Disruptive innovation and OERs/Open Education in HE

  • 1,161 views
Uploaded on

A presentation at 2011 CAL conference

A presentation at 2011 CAL conference

More in: Education
  • Full Name Full Name Comment goes here.
    Are you sure you want to
    Your message goes here
    Be the first to comment
No Downloads

Views

Total Views
1,161
On Slideshare
0
From Embeds
0
Number of Embeds
0

Actions

Shares
Downloads
19
Comments
0
Likes
1

Embeds 0

No embeds

Report content

Flagged as inappropriate Flag as inappropriate
Flag as inappropriate

Select your reason for flagging this presentation as inappropriate.

Cancel
    No notes for slide
  • Good afternoon, everyone, today I would like to talk about some sustainability issues in UKOER projects and how we think we would develop a sustainable OER ecosystem in HE
  • Clayton Christensen developed a powerful framework for evaluating innovations and choosing business strategies to respond to technology change. He divides innovatios into two categories, “ disruptive ” and “ sustaining ” , based on whether or not the new products or services meet the new metrics. According to Clayton, The disruptive innovation theory explains why organisations struggle with certain kinds of innovation and how organisations can predictably succeed in innovation. Plugging a disruptive innovation into an existing business model never results in transformation of the model; instead, the existing model co-opts the innovation to sustain how it operates.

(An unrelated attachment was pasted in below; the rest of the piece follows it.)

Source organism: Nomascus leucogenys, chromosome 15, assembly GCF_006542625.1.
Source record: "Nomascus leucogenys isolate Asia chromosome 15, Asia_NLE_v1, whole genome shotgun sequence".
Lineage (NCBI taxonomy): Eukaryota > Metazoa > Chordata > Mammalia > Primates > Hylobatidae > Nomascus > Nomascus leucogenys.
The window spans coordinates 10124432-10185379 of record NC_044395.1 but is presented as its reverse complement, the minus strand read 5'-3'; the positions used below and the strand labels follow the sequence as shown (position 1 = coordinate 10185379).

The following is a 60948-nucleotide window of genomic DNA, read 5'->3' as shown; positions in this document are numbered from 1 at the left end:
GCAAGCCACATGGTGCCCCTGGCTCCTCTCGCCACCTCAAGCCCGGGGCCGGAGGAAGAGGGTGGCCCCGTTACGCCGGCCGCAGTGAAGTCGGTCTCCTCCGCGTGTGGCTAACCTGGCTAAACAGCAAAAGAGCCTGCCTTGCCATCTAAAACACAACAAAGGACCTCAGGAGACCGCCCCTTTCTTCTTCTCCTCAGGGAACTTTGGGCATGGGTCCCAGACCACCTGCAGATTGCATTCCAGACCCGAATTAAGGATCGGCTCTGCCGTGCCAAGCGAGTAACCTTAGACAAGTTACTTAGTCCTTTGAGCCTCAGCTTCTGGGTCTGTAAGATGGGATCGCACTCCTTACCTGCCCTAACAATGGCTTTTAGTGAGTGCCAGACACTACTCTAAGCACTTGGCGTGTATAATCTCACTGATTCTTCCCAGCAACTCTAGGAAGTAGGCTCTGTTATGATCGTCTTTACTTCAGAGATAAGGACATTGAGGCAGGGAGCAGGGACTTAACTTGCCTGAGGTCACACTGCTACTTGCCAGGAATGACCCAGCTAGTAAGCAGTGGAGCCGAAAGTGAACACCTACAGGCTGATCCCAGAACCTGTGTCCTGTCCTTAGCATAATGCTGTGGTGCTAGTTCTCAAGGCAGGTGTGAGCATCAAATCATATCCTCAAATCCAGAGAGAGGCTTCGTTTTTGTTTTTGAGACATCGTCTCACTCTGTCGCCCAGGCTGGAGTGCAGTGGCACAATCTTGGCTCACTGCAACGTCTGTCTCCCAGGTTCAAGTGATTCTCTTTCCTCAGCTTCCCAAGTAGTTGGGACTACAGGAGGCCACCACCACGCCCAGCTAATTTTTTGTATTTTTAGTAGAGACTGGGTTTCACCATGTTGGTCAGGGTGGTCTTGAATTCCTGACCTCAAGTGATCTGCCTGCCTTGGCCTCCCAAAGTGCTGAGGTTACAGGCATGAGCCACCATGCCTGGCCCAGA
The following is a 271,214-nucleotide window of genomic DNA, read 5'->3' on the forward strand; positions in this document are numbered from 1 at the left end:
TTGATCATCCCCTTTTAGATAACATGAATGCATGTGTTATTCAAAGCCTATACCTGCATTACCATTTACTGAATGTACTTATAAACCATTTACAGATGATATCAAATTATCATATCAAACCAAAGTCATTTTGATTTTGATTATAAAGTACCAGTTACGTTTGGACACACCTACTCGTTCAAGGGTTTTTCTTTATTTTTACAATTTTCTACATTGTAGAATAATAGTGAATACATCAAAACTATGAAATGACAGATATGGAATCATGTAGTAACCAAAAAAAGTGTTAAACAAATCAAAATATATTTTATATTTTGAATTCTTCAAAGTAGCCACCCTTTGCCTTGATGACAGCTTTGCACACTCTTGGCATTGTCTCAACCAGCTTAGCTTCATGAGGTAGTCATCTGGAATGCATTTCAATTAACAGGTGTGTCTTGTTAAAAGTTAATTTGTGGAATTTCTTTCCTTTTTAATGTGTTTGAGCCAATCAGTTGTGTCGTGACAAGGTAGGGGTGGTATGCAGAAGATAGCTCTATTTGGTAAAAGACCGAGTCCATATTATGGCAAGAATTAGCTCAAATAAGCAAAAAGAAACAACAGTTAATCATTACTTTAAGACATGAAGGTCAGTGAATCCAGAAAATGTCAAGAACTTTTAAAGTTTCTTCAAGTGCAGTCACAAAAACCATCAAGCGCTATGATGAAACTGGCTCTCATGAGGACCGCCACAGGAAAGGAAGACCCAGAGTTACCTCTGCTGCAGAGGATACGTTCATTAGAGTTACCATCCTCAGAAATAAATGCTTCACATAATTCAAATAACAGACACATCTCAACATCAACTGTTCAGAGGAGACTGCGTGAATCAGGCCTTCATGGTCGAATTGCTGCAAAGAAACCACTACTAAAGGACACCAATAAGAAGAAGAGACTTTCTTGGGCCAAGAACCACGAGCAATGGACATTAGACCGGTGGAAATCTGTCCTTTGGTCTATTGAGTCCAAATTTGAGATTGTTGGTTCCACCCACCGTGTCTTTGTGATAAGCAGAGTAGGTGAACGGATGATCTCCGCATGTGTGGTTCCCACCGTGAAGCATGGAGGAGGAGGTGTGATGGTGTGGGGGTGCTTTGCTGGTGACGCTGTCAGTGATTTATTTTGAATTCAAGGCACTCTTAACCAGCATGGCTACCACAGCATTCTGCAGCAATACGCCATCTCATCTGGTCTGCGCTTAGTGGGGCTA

• Noncomsumers – lack for the ability, wealth, or access to a product or service Undershot Customers – consume a product or service but are frustrated with its limitations Overshot Customers – stop paying for further improvements to a product or service. Christensen distinguishes between "low-end disruption " which targets customers who do not need the full performance valued by customers at the high end of the market and "new-market disruption" which targets customers who have needs that were previously unserved by existing incumbents
  • For example:
  • It is expected that this professionally organised infrastructure of academic and scholarly resources in the UK will provide new opportunities for innovation in Higher Education.